To discover all our membranes, visit our section dedicated to products.
We know that our bike has become a mirage. But we can promise ourselves to use it more when this period of seclusion is over. Meanwhile, why don’t we take advantage of the time available to discover interesting things all around us? For example, cycle paths. Let’s start at the beginning.
What is the correct definition of a cycle/pedestrian path?
It’s where you can ride your bike, of course. But, can pedestrians walk on it too? What is the direction of movement? Then there are increasingly more complex questions, such as: has it been built as a separate cycle path or as a reserved lane? Is it a cycle/pedestrian path or a vehicular/cycle path? In short, there are many features that a cycle/pedestrian path must have in order to be defined as such. Let’s take a look at them together.
The cycle/pedestrian path was invented to allow pedestrians and bikes to get about. Such paths require cyclists to respect pedestrians and get off their bike whenever necessary to avoid getting in the way. Consequently, they are not paths for the exclusive use of cyclists.
Creating these kinds of paths encourages people to get about without using a car, thanks to these dedicated spaces, where they can feel safe from urban traffic.
How do you build a cycle/pedestrian path?
In 2018 TeMa Geo Solutions built a cycle/pedestrian path in Cozzuolo di Vittorio Veneto (TV). One of the main aims of the project was to improve road safety in an area that is a gateway to the city and where a city park is situated, used by families and children.
First of all, we enlarged the road and the nearby roundabout in order to create the necessary space for inserting the path. The enlargement was facilitated by the construction of a reinforced earth escarpment, for which reinforced geogrids were used. Installed in the ground, they create friction and enable the system to withstand significant levels of stress. The intervention work, designed on the basis of a single berm positioned at about 2 metres above ground level, allowed pedestrian and cycle traffic in an area that had been dangerous from the outset.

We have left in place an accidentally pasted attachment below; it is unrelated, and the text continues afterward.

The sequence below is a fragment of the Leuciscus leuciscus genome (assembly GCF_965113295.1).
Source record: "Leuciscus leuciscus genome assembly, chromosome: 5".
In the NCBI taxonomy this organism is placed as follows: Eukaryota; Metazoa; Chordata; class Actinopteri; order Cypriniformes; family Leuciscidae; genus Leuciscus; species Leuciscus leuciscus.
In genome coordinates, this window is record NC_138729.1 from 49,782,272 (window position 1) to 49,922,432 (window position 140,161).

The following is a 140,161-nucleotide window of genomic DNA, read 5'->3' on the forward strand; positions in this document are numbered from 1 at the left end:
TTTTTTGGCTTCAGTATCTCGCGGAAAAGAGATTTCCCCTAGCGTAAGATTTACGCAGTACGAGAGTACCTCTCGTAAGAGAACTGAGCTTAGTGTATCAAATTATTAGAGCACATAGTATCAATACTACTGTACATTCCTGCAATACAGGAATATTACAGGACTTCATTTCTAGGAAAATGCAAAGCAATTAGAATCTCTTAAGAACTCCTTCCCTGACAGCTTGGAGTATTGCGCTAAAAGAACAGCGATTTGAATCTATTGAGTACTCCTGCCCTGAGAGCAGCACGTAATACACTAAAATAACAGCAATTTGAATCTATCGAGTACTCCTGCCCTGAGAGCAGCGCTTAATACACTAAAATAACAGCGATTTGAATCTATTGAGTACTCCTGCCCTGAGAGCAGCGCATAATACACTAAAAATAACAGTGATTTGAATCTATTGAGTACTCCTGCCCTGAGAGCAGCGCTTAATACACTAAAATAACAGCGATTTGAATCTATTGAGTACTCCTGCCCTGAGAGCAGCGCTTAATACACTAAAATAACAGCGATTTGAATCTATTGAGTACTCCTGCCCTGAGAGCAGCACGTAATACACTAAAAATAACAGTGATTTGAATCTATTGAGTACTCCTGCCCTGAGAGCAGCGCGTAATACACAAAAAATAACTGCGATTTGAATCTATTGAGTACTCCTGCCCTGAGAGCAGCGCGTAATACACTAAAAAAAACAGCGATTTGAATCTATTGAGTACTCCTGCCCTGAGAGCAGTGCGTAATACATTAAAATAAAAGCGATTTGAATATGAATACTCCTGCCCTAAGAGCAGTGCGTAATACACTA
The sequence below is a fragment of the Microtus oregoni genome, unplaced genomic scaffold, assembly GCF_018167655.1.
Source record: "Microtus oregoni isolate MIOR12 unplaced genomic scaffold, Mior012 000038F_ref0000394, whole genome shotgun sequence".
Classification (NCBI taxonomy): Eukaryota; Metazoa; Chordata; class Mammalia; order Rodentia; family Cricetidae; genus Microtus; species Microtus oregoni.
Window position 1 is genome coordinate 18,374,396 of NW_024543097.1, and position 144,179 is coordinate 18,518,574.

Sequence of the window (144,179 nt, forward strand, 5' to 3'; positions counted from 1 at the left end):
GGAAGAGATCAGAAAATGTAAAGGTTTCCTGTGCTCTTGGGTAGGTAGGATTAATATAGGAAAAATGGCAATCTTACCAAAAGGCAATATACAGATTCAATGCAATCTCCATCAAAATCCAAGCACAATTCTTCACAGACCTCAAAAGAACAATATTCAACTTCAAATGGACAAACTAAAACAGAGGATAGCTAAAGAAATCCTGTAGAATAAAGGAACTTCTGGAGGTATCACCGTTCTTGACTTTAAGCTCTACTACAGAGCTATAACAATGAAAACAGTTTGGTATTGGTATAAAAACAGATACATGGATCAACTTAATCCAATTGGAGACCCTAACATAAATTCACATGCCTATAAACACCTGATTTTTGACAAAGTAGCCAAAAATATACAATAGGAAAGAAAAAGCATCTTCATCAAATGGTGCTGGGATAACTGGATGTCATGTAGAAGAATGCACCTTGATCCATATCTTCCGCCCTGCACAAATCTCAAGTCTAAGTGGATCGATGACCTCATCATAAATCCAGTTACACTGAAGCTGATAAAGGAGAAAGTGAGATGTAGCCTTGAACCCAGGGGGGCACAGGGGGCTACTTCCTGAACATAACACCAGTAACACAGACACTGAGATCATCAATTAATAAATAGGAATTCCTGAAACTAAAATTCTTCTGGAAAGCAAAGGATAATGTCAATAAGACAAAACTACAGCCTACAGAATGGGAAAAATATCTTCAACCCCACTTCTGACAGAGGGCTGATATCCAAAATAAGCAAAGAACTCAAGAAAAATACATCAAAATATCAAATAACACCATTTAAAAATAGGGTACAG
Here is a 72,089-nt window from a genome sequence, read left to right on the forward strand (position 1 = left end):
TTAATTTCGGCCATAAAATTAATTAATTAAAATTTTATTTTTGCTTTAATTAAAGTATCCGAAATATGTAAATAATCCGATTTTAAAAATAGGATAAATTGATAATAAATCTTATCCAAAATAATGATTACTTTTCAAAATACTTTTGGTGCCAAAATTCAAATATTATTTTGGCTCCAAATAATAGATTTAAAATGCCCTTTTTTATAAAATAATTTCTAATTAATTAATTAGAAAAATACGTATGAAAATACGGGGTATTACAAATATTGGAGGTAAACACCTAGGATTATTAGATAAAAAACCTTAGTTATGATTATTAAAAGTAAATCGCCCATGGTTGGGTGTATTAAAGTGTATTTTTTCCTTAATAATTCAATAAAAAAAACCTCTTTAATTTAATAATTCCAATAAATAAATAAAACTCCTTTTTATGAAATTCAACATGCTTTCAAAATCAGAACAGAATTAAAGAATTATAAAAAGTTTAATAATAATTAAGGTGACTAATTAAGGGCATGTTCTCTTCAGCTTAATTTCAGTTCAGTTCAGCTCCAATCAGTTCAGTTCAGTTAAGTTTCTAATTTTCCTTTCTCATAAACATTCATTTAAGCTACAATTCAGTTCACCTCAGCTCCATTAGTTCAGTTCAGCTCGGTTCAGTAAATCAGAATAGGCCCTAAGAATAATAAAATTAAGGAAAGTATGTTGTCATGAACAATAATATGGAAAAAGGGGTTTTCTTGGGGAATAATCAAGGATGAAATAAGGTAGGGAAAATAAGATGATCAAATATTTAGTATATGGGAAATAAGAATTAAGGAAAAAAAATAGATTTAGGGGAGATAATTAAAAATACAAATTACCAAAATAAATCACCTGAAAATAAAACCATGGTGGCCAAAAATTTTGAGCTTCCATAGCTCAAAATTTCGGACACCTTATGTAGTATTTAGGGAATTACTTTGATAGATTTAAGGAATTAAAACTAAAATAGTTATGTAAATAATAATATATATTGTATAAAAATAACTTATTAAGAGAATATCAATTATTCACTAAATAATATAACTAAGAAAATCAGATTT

Looking on the bright side, when you get back onto your saddle, you’ll be more aware of what’s under your wheels. Enter the TeMa world, visit our website.
In 2018, we were called to a private house in Pordenone. As a result of sudden and severe meteorological events, the escarpment behind a reinforced concrete retaining wall collapsed. We were quick to intervene to avoid any kind of damage, since the house was under construction and the environmental impact had to be almost minimal.
We therefore decided to use our PET-PVC 55 XGrid, the uniaxial woven PET geogrid that provides new stability for soil. It is a reinforcement geogrid made of polyester synthetic yarns, obtained by weaving, which is highly resistant and coated with a protective layer (PVC). Uniaxial PET-PVC XGrids are used to implement soil reinforcement support works, whereas biaxial XGrids are used for soil reinforcement and stabilisation.
Uniaxial PET-PVC XGrid
Biaxial PET-PVC XGrid
TeMa Geo Solution has the mission of intervening on the environment using geosynthetic products and the lowest possible impact. This goal is pursued by researching and inventing new products for environmental engineering, actively involving planners and companies while assisting customers in the pre-sale phase and during and after installation.
Thanks to a modern integrated production system with branches in Italy, Spain, Turkey, Russia, Romania and the USA and a widespread sales network in more than 60 countries, TeMa offers tailor-made solutions for all projects involving structural, protection, maintenance and safety elements in the residential and civil building sectors and in the field of major environmental works. Furthermore, TeMa is not only involved in the industrial building field but also in the private building one.
This is just one of many stories we could tell you about our company, which focuses on technological innovation, ongoing research and territorial responsibility.